Two brands weigh in on the Asian woman’s preferences in fine jewellery
Jewellery is more than just an accessory for the Asian woman, it is part of her culture and a symbol of wealth and status
A land so diverse in culture, Asia, particularly Southeast Asia, is vast and populous with a fascinating social and lifestyle distinction. It’s not surprising, then, that understanding the Asian woman’s fashion and jewellery choices needs an in-depth research and constant analysis. Jewellery is more than just an accessory for her; it is part of her culture, a symbol of wealth and status that plays an important role in weddings, leading to a consumption that is much higher than those in the West. And with immerging power centres like China, Hong Kong, Japan, and India, the nouveau rich are well travelled and want the global luxury fashion available at their doorsteps.
Asia is one of the most lucrative markets that are extremely brand- and quality-conscious. With a horde of luxury brands opening stores in the last two decades, and Asia being their biggest consumer market, the region is now turning into one of the key influencers across the globe.
With increasing demands and complete sell-out of collections, brands are now looking to curate special collections for these markets. The Sotheby’s and Christies Hong Kong jewellery sales have some of the best record breakers ever. Most European jewellery brands like Cartier, Boucheron, Van Cleef & Arpels have shared history with Asia, and continue to create collections inspired and marketed especially in Asia.
Carlo Palmiero whose namesake brand Palmiero has a strong presence in the Far East makes sure they give special attention to this market. “It’s a market with a very high potential that needs to be followed. My son and I are in love with this region. This is why for more than 20 years, we have kept travelling here both for business and leisure.”
The Asian love affair with jewellery is not the one-sided kind. It is reciprocated very well, as Asia is also home to some of the finest jewellery artists and designers like Wallace Chan, Anna Hu, Farah Khan, Amrapali, and many more, who are likewise well-received internationally.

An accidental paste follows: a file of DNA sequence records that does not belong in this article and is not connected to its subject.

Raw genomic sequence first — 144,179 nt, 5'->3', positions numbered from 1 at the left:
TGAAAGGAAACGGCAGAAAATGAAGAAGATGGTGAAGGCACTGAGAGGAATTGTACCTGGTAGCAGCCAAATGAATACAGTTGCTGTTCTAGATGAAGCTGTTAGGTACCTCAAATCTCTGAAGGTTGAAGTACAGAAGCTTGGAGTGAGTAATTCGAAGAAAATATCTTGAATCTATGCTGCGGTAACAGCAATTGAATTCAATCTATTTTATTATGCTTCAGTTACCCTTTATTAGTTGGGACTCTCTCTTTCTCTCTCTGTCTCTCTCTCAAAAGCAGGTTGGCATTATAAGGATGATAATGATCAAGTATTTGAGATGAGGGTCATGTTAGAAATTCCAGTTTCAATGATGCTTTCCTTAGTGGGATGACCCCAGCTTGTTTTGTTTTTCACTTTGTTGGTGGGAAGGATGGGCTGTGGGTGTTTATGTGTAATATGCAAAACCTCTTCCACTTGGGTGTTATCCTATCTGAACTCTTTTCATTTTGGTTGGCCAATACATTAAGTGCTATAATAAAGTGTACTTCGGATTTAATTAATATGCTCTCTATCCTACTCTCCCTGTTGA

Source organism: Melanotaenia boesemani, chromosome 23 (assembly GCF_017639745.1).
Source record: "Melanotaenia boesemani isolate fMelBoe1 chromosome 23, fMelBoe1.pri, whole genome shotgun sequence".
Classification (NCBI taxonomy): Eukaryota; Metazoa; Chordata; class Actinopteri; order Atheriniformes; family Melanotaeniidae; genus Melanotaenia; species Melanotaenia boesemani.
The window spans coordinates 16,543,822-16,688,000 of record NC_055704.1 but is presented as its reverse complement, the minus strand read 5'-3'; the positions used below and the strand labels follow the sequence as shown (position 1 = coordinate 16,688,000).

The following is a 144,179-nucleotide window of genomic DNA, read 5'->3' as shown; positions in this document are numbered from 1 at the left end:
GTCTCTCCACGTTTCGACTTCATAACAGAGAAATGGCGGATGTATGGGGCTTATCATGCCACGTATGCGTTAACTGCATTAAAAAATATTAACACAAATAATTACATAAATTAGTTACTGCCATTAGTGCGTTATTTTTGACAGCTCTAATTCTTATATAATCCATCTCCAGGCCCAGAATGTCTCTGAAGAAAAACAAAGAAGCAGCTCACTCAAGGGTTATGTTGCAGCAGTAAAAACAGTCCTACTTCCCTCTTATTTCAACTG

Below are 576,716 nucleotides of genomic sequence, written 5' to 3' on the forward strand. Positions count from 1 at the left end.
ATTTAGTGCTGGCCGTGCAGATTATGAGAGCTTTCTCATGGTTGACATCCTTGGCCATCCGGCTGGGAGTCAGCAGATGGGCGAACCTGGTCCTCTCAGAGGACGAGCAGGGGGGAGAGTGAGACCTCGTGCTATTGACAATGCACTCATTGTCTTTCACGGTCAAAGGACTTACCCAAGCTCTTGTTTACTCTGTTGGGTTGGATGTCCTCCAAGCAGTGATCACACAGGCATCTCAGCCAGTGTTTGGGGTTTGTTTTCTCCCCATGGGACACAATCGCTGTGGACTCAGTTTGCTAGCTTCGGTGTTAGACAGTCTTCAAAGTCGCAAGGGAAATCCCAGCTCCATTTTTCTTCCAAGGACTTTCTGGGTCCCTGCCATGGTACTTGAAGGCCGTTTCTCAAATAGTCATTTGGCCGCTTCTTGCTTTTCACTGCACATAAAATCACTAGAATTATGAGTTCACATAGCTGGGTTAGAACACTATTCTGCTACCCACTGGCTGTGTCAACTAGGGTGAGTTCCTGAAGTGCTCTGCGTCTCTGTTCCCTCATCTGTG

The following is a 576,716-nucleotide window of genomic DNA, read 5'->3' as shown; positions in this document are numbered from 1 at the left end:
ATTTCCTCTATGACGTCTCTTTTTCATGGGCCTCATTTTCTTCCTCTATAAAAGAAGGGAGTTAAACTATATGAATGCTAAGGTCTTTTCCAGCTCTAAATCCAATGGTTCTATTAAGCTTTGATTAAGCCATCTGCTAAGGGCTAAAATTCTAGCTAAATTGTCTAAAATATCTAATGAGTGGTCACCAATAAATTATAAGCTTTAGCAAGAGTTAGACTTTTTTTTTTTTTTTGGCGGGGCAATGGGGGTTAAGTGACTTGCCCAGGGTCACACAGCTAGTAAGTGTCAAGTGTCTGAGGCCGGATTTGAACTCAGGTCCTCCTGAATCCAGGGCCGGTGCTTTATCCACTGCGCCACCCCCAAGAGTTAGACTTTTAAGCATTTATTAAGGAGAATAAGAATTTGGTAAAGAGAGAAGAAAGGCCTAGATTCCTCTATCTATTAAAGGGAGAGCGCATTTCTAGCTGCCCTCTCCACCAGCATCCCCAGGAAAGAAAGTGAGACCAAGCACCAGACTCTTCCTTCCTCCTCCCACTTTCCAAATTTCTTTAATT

“Nowadays, Asian women really like designer pieces more than the classic. They prefer to have something exclusive, not easy to find everywhere”
– Carlo Palmiero, Founder and Designer of Palmiero Jewellery Design
In search of their individual identity, Asian women look out for unique ideas in every aspect of their life. “Nowadays Asian women really like designer pieces more than the classic. They prefer to have something exclusive, not easy to find everywhere. Uniqueness is the word and, therefore, customisation is hugely popular,” says Palmiero.
Exclusivity is the key as noticed by Christine Dengg, Freywille’s General Manager in Asia Pacific. “Increasingly, Asian clients long for unique jewellery that express their individuality, jewellery pieces that not only have high quality, but also befit their style and status. Apart from the design, they pay high attention to how and where the pieces are made. They have an appetite for statement jewellery that is uniquely made by experienced craftsman.”
Traditionally, yellow gold is preferred in most Asian countries, but, recently, rose gold has been taking over the Far East. Even for Freywille’s colourful enamel, where gold is visibly minimalistic, rose gold is preferred. “Yellow gold has been popular since many years. Recently, we have launched Claude Monet and Alphonse Much collections in rose gold, the result is amazingly well,” as noticed by Christine.
Asians love vibrant colours and, thus, colour in all forms especially gemstones and enamel work phenomenally here. For Palmiero, “Coloured sapphires especially if shaded as we do are very well appreciated, along with emeralds and diamonds as central stones.”
The global love for pastel has also invaded Asia, where the audience has started appreciating gemstones such as morganites, chalcedony, pale sapphires, mint green emeralds, rose quartz, and topaz in fine jewellery.
Necklaces and earrings are very popular in Asia. Layering necklaces works very well as one can choose to wear less or more. This concept also gives rise to the demand for multi-purpose jewellery that allows the wearer to dress up in various versions of the same jewel, giving value for money as well as multiple options for various looks and moods.
Three key elements that Freywille design team keeps in mind while designing for their Asian audience are elegance, versatility, and creating a matching set. “Women play a particularly important role in Asia. With their busy schedules and increasing responsibilities at work and with family, versatile jewellery design allows them to be practical, working with a few essential pieces that match with their outfits in different occasions” summarises Christine.